Legislative Assembly for the ACT: 2004 Week 7 Hansard (29 June) . . Page.. 2944..
MS DUNDAS (continuing):
that there did not appear to be an increase in the services for women's health; that the status quo was being maintained; that, even though the government was putting on new health nurses and new breast care nurses and a lot of work is being done in the women's health area, things were just remaining static.
I hope that we will have targeted women's health programs into the future that will actually support women in the community and we will see these programs being taken up. One of the answers received through the estimates process was that one of the problems with increasing these services is the availability of staff to support these services. With new breast screening nurses coming on stream, hopefully that will improve into the future.
Mental health is another important part of the ACT health budget. I know that we will have a debate on this subject tomorrow, so I will be brief in saying that there was an interesting conversation going on through the estimates process in relation to how to support people by providing mental health services, be that through the number of beds made available and how they are being taken up or the difference between non-compulsory admissions and compulsory admissions and how they are being balanced by the hospital and how support is actually being given to people who enter those areas to stabilise them and enable them to return to the community.
Concerns were raised about staff recruitment and retention difficulties in the mental health area and how they have impacted on the mental health area's ability to deliver services to the community. I hope that these things will improve and we will not have a continuation of some of the concerns that we have had over the last year in relation to people with mental health problems.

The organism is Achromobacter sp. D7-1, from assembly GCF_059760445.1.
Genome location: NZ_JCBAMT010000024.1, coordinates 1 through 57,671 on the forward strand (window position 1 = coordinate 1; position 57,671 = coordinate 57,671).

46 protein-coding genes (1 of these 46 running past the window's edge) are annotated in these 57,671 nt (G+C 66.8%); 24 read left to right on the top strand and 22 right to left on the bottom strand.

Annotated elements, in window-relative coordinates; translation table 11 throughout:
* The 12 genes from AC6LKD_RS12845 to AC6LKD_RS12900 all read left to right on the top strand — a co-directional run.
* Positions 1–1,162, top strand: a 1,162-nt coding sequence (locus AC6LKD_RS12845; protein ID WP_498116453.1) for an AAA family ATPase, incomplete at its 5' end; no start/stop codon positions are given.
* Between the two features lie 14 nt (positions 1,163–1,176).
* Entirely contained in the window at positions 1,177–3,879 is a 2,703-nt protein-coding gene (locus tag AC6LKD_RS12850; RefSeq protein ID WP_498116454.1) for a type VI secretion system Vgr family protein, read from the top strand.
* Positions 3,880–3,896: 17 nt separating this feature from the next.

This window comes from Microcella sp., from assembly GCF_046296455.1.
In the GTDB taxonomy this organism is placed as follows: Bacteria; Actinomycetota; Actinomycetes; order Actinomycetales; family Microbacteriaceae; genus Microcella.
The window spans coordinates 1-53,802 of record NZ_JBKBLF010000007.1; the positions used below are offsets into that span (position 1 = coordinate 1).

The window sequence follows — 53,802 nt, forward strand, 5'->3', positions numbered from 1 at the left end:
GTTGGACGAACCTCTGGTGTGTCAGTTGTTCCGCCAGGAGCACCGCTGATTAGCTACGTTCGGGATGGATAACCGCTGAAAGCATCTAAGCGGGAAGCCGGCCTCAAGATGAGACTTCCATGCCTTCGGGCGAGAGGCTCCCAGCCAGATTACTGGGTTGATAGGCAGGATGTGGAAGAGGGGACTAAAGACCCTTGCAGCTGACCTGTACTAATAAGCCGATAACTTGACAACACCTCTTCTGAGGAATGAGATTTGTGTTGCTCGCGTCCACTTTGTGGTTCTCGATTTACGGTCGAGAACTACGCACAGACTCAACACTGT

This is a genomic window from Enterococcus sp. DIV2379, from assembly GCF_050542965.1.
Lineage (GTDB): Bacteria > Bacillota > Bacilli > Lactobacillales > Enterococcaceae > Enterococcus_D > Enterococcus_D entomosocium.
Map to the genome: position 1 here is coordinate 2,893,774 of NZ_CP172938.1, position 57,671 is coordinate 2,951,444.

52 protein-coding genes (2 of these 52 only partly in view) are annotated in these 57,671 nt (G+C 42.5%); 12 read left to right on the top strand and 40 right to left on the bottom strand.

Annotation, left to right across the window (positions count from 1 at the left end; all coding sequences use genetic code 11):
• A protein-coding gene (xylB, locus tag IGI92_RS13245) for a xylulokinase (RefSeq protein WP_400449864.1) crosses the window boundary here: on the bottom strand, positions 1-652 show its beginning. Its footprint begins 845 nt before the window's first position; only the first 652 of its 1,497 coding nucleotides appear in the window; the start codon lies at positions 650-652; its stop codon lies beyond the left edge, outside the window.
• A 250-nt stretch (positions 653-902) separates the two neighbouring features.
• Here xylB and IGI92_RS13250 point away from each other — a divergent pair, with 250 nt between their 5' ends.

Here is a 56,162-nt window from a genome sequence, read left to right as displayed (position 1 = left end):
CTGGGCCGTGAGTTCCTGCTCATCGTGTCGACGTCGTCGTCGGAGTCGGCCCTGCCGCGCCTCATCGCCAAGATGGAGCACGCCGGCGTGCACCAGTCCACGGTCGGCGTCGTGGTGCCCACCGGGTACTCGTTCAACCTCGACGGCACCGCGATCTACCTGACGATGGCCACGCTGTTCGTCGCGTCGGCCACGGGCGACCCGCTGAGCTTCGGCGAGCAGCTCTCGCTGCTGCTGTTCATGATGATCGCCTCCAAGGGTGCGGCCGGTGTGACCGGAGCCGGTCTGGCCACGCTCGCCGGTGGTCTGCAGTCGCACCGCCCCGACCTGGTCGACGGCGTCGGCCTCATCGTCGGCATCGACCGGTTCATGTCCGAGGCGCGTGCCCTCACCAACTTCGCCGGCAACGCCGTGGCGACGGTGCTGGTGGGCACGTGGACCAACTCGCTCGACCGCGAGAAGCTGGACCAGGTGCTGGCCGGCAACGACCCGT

MR STEFANIAK (8.48): It is interesting that, as Mr Smyth said, the government started with a promise before the last election that giving $6 million to the health area would fix the problems, because we are now about $150 million down the track and have a third as much expenditure again. I can recall similar noble aims in 1995 by the first Carnell government to improve the system and we had to have, I think, an extra $14 million in a second appropriation bill because of problems with the health system.
The health system, by its very nature, does cost a lot of money. It is one of the most crucially important areas of government and the demands on it will continue to grow because we have an ageing population. Twelve per cent of the population now is over 65 years of age. That is going to rise to 25 per cent by about 2020.
Health is always a difficult area, but from sitting through this estimates process and listening to the various debates and seeing the various figures in recent months in relation to health, I must admit that it is of concern to see where the system is going. I have spoken before in this place about the emergency department's response rates. Until recently, if you went in there with a basic ailment which was not life threatening, it would normally take about two hours-three hours at the most if it was on a busy Saturday when there were lots of football injuries. That was the case until about a year ago or so, certainly until about 2000.
I have had cause to go to the emergency department since about 1970. The first time I noticed a difference was in 2003 when I went there with the inside centre of my team